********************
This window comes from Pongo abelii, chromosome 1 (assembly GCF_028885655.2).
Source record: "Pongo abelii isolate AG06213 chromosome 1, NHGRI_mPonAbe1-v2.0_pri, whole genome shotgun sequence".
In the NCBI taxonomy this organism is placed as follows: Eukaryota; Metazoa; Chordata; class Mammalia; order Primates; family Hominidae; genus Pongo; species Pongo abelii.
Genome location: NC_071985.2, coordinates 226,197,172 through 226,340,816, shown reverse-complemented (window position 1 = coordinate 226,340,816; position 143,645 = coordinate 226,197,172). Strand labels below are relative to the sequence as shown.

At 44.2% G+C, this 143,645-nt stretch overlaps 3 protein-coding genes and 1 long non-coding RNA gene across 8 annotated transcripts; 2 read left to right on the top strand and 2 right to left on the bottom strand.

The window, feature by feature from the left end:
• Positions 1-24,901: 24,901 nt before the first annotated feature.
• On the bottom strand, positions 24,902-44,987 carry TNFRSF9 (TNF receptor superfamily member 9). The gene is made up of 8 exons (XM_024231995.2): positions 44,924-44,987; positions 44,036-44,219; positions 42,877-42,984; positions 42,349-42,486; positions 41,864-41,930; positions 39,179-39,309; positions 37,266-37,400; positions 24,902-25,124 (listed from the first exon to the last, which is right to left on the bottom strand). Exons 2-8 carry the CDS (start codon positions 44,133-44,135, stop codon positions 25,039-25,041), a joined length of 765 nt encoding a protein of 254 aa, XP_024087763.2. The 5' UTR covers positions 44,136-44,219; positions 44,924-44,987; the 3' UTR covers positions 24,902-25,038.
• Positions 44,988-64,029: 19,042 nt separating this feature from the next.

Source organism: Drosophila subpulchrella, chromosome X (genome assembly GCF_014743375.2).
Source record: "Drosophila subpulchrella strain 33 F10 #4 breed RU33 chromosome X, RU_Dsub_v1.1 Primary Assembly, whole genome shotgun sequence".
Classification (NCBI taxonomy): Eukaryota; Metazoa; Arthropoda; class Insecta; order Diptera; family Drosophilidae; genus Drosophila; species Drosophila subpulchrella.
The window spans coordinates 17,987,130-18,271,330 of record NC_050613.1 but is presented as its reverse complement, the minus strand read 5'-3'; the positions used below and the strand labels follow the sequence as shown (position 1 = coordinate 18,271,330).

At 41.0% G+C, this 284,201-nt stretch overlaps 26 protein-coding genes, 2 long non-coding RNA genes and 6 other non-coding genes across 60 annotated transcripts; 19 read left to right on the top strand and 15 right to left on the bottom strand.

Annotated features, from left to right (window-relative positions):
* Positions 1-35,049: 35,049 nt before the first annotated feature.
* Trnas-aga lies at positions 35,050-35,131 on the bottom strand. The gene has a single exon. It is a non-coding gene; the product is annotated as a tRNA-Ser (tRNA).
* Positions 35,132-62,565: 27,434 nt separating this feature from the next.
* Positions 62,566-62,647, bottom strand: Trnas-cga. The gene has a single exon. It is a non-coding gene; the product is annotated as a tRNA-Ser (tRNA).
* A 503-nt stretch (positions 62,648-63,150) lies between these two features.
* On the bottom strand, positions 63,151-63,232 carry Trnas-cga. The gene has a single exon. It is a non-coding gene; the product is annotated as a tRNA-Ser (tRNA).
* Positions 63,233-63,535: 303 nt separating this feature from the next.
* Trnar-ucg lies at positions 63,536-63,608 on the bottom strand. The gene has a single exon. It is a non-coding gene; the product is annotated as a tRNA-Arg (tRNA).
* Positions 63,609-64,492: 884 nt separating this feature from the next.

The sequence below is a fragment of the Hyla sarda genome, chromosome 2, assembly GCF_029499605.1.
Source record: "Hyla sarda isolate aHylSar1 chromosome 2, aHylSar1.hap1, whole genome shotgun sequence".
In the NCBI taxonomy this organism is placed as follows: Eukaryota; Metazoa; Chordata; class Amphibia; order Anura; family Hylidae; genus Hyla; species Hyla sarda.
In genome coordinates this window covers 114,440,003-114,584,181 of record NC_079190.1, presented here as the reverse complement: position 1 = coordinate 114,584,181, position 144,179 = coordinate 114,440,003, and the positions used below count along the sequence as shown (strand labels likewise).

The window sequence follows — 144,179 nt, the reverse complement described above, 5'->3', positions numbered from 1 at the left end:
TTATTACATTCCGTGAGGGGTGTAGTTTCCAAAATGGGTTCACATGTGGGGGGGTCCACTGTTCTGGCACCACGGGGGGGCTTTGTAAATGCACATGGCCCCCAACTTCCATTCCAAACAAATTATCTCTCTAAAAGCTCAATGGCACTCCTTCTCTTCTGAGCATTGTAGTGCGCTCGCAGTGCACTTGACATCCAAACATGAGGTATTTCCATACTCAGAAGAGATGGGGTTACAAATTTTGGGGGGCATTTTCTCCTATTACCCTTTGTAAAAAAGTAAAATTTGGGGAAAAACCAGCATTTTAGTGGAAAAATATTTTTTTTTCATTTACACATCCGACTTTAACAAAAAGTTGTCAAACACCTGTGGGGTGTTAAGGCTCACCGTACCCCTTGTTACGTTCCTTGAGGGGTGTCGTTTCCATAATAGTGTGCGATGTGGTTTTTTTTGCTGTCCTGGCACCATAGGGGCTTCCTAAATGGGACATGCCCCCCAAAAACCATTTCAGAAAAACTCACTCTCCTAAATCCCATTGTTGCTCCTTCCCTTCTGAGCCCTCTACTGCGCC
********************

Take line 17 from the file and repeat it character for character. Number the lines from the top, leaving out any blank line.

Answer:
* Trnas-aga lies at positions 35,050-35,131 on the bottom strand. The gene has a single exon. It is a non-coding gene; the product is annotated as a tRNA-Ser (tRNA).